In November and December, the Pilsen railway modelers will once again make available to the public the model railway yard they have been working on for 35 years. The model on an area of 140 square meters, through which almost 50 train sets pass along 600 meters of tracks, will be opened in the clubhouse in Skvrňany, in Karel Steinera Street.
It will be on display from November 16 to December 17, always from Thursday to Sunday. There is interest in the tours every year and thousands of children and adults come to see them, said Jiří Baudis from the organizing club.
The modelers started working on the railway yard in 1988, and since then they have been supplementing, expanding and improving it. In the last five years, they have been working hard to expand by another 40 square meters. Every year in December, the railway yard is shown to the public. Due to covid, the winter exhibitions in 2019 and 2020 had to be cancelled, the clubhouse was also being remodeled. “After a forced break, we were able to open again last year, when over 10,000 people came. People saw the foundation of the new area last year, but it was not a finished landscape. We heard the news, there is a new hidden track, a hidden station, and this year it is completely finished for the first time,” said Baudis.
The model represents a two-track main line with secondary and local lines. On the track are models of the station in Ústí nad Orlicí, renamed Václavice. There is a model of the Horažďovice railway station on the secondary line and Hrádek u Sušice on the local line, there is a model of the limestone, silo and gates from the České Budějovice line. Because the track represents the so-called third and fourth railway epochs, i.e. roughly from the 1950s to the 1980s, steam, diesel and electric trains meet on the tracks.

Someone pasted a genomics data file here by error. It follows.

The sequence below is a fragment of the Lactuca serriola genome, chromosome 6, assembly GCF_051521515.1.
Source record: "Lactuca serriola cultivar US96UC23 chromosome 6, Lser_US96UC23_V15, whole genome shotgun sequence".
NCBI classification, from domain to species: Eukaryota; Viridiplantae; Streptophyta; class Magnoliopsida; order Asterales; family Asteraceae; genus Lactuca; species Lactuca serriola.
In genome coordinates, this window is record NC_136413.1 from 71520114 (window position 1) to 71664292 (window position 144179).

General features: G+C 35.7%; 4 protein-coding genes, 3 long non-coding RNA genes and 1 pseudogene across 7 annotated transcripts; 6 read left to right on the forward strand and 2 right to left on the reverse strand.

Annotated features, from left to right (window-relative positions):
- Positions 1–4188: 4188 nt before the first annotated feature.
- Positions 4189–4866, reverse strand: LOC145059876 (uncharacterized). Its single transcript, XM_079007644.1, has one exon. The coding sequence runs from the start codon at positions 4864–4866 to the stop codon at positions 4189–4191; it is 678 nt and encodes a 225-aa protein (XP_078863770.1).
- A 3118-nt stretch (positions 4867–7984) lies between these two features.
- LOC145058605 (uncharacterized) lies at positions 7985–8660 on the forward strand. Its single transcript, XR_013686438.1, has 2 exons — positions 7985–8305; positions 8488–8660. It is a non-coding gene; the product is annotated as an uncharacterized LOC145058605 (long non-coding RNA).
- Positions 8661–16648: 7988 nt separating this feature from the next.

Even the landscape and houses correspond to the given period, so visitors would look in vain for contemporary architecture or even the Pendolino train in the model. Modelers are constantly improving and remaking something. “It used to be built out of paper, the precision wasn’t like it is today, when it’s done with laser precision,” Baudis said. The main material is still wood, paper and plastics are also used, modellers also help themselves with 3D printing for precise elements to supplement trains or landscapes. Although almost any decoration and accessory can be bought in model shops, the modelers make them themselves, they do not have any purchased units in the railway yard. “The handwork still remains,” Baudis noted.
There are 32 modelers in the club from seven to 75 years old, of which 18 members are children and youth under 18 years of age. The production of railway models, such as a wagon or a locomotive, takes tens of hours, and the faithful representation of the landscape with hundreds of trees, towns and villages, tunnels, footbridges or rocks elaborated in detail is no less laborious.
The exhibition of model railways, tracks and accessories will always be open on Thursdays and Fridays from 3:00 p.m. to 6:00 p.m., and on Saturdays and Sundays from 9:00 a.m. to 6:00 p.m. There are accompanying events on Saturdays and Sundays. Kindergartens and other larger groups can book a tour outside of public opening hours.